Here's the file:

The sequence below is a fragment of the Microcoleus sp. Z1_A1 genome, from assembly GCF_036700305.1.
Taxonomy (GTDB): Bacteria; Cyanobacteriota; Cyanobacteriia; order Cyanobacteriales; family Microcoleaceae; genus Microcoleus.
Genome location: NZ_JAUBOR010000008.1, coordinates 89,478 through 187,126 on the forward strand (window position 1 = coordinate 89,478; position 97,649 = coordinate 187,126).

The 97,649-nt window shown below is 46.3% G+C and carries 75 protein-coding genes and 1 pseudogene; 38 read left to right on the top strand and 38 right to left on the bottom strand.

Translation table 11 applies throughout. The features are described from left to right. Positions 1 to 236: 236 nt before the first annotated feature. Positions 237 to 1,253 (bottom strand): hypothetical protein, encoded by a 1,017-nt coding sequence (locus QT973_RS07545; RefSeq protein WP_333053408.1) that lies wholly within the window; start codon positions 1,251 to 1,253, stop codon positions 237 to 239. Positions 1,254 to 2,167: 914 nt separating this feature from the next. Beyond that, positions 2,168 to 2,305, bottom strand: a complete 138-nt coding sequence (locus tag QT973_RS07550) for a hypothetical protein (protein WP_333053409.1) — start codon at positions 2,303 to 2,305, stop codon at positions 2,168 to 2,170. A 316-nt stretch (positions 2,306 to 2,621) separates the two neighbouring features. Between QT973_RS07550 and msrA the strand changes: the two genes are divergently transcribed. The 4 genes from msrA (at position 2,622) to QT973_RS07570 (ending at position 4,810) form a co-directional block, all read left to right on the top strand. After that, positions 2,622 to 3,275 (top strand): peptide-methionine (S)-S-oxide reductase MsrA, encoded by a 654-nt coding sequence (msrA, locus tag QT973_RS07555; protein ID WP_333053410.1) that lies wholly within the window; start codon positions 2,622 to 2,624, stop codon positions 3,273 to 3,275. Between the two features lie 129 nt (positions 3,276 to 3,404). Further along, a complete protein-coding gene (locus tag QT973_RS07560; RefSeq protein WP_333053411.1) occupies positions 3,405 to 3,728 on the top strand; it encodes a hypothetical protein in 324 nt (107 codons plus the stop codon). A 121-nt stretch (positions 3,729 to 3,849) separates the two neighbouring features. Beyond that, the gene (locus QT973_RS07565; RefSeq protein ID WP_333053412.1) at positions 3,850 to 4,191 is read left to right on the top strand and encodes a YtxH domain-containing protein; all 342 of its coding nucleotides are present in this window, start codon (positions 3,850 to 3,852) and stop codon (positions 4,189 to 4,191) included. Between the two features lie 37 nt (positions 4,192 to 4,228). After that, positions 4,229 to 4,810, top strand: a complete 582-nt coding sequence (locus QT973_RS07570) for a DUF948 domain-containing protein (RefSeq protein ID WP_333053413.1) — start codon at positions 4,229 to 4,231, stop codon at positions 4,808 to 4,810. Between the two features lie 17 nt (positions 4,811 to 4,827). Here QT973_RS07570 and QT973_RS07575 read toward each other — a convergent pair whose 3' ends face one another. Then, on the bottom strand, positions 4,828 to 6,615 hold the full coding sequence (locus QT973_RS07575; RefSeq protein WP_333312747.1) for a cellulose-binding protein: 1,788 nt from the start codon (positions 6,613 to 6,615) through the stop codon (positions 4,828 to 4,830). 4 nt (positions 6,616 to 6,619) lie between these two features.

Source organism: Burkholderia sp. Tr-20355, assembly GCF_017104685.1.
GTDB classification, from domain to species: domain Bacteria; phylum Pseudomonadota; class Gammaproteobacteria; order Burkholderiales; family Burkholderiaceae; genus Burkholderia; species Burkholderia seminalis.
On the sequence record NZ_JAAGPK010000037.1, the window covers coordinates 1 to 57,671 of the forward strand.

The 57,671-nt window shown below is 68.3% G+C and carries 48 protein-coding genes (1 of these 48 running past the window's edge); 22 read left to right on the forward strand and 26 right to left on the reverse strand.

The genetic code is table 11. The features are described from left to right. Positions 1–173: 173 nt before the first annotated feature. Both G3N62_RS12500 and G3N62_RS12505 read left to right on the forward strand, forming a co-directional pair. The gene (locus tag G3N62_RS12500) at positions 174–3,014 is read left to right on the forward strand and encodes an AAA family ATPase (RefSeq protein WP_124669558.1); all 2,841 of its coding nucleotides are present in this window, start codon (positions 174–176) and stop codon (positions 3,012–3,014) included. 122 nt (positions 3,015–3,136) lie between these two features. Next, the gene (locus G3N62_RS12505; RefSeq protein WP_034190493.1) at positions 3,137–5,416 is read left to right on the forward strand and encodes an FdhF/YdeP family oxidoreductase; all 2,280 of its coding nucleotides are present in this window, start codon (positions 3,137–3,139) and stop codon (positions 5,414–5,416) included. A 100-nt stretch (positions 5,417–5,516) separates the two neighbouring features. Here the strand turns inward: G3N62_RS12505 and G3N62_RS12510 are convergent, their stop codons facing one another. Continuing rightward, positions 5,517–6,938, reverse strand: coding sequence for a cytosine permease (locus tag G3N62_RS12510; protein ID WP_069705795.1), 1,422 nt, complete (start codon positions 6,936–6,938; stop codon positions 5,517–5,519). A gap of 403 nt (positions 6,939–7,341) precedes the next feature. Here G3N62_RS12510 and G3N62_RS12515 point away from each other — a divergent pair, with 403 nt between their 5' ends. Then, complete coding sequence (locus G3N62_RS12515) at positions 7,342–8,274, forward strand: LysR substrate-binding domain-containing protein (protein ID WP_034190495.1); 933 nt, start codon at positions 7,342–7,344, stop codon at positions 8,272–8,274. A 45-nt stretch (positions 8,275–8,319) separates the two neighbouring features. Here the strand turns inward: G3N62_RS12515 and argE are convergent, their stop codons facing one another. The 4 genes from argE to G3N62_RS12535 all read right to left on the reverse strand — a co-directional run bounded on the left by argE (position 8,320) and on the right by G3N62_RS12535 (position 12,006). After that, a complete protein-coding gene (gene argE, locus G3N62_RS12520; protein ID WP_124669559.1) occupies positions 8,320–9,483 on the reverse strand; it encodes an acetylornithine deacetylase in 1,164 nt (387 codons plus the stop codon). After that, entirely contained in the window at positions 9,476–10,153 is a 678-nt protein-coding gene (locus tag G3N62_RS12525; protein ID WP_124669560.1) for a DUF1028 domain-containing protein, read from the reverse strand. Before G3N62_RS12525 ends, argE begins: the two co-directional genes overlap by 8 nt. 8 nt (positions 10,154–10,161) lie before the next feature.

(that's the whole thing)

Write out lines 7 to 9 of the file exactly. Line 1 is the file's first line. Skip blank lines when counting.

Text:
GTDB classification, from domain to species: domain Bacteria; phylum Pseudomonadota; class Gammaproteobacteria; order Burkholderiales; family Burkholderiaceae; genus Burkholderia; species Burkholderia seminalis.
On the sequence record NZ_JAAGPK010000037.1, the window covers coordinates 1 to 57,671 of the forward strand.

The 57,671-nt window shown below is 68.3% G+C and carries 48 protein-coding genes (1 of these 48 running past the window's edge); 22 read left to right on the forward strand and 26 right to left on the reverse strand.